The Independent Inquiry into Child Sexual Abuse (IICSA) reports that children have been abused or put at risk of harm in a broad range of religious organisations on numerous occasions.
The inquiry’s 226-page report concludes that religious groups in England and Wales morally failed abused children by having no or very limited oversight and assurance of child protection.
It says these are shocking failings, displaying blatant hypocrisy: “What marks religious organisations out from other institutions is the explicit purpose they have in teaching right from wrong; the moral turpitude of any failing by them in the prevention of, or response to, child sexual abuse is therefore heightened.”
The report follows an examination of 38 religious organisations including Sunday schools, madrassas, main Christian denominations, Jehovah’s Witnesses and all main faith groups in England and Wales. It has already investigated and reported on the Anglican and Roman Catholic churches.
The report identifies reasons why the abuse was not reported, including victim-blaming, abuse of power, mistrust of external authorities and absence of sex education.
John O’Brien, secretary to IICSA, told the BBC that the problems lay in the way that leaders were revered, so that victims were discouraged from reporting; and in the culture of keeping things inside a community and not making outside authorities aware.
Ideas of sexual purity and the importance of a family’s social standing are also likely to make abuse markedly harder to report, the report says. Speaking up has consequences for the ability to marry in the future and can bring dishonour on a family.
It said: “The concept of forgiveness can be misused, both to put pressure on victims not to report their abuse and to justify failures by religious leaders to take appropriate action where allegations have been made.”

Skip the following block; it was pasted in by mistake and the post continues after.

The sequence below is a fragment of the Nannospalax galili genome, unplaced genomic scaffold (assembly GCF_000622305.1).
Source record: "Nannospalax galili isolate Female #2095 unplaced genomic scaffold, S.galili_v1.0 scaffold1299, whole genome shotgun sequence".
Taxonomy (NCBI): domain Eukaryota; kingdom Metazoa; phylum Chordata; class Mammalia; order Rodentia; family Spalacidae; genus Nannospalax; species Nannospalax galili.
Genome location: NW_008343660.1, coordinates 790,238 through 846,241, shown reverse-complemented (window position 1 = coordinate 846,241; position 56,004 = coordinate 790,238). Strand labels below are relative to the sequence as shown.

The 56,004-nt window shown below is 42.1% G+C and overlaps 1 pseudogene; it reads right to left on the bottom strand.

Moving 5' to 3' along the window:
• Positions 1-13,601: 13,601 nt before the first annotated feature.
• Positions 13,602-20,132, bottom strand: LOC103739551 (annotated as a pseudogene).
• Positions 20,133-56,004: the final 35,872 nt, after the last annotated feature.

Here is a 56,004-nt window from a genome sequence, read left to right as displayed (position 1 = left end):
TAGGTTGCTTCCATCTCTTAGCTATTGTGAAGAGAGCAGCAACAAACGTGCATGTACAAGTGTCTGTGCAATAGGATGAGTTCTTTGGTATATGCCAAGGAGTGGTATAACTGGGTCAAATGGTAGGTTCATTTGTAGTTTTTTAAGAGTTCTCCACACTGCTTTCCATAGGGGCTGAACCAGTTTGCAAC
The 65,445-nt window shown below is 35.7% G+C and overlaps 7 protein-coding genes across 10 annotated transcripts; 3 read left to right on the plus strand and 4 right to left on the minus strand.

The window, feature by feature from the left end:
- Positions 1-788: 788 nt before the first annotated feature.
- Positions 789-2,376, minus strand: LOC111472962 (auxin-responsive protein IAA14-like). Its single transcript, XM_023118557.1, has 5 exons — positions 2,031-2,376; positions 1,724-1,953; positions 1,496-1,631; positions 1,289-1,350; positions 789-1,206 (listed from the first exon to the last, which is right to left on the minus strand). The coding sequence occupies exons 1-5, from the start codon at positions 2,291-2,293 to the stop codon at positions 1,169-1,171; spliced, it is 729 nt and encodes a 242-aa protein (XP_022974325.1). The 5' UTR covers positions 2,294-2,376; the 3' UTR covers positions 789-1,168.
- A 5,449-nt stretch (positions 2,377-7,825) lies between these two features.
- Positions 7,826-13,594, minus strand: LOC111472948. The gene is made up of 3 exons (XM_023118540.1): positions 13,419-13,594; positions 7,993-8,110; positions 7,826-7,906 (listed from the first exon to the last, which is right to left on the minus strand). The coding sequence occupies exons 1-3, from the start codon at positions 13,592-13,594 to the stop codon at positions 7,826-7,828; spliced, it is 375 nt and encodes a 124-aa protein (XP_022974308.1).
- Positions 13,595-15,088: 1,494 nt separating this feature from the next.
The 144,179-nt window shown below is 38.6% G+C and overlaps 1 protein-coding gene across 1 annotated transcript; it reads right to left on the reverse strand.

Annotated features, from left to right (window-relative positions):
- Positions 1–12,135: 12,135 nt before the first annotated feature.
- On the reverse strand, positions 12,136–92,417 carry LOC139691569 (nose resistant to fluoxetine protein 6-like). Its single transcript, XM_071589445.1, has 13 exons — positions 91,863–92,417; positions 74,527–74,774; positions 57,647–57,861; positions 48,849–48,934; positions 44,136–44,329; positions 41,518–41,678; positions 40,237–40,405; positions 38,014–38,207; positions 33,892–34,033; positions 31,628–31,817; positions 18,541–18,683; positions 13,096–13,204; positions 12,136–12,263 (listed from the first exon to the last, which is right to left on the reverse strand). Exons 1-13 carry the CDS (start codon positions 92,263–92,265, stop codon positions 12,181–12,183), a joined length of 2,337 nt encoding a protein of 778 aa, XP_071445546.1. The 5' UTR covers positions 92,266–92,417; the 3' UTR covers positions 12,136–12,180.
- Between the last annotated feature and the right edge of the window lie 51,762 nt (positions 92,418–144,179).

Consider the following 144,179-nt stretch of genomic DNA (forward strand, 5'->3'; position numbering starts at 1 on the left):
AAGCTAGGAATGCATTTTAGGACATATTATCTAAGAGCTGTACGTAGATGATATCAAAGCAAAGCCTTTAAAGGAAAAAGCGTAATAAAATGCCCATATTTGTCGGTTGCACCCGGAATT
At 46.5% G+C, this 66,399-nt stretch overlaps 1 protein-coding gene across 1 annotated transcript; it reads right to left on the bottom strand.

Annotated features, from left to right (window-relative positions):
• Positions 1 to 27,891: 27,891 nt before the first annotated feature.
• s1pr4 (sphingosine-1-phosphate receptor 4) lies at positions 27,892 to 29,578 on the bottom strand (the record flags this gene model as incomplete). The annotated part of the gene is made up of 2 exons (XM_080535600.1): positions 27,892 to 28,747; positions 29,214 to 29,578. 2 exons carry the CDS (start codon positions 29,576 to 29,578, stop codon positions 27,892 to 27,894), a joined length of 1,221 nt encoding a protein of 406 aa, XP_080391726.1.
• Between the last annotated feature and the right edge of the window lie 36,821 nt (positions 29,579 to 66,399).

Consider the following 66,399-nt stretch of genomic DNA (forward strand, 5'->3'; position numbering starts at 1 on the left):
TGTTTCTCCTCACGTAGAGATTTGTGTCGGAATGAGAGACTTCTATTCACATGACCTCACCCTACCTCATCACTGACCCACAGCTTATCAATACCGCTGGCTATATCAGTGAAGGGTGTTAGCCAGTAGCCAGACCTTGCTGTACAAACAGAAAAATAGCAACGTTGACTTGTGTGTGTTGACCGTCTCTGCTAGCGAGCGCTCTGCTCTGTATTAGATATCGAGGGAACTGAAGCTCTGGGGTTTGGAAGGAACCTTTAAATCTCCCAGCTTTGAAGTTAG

The report highlighted the problem of ensuring child protection policies were in place, with organisations not bothering with a policy because they could not believe that anyone in their group could behave in such a way.
The inquiry was told there were 67 allegations of child abuse made against the Jehovah’s Witnesses in 10 years. The group has a rule that there should be two witnesses to the abuse before reporting to the police. The inquiry said this failed to recognise abuse is often perpetrated without witnesses.
The Union of Orthodox Hebrew Congregations, with more than 100 synagogues, said it had received notice of few concerns, but the inquiry said the culture within a religious organisation leads to a reduction in reporting. It was extremely unlikely that statistics reveal the full extent.
The IICSA has spent six years investigating child sexual abuse and its final report is expected to be published next year. There is a suggestion that it could recommend mandatory reporting of child sex abuse, making it an offence for people who work with children not to report concerns.
The Methodist church’s response was to welcome the work of the IICSA panel and repeat that it was sorry for past failings. It pledged to examine its child protection policy and review changes; and to continue to improve support to victims and survivors.
The Muslim Council of Britain (MCB) said the report “makes for difficult reading” and that “the MCB is committed to providing resources and support for our affiliated organisations, and to sharing good practice already out there, to foster safe and nurturing environments for children in religious settings”.
The Jehovah’s Witnesses said the protection of children was “of utmost concern and importance to all Jehovah’s Witnesses” and they would “carefully and respectfully consider all the observations and recommendations in the report”.
Richard Scorer, a lawyer acting for victim and survivor groups involved in the inquiry, said: “Today’s report confirms that some religious groups have catastrophically failed to protect children in their care and that many have patchy or nonexistent safeguarding policies and support for victims and survivors of abuse. This is simply unacceptable. In the light of today’s report, the arguments for mandatory reporting and independent oversight of religious bodies are overwhelming.”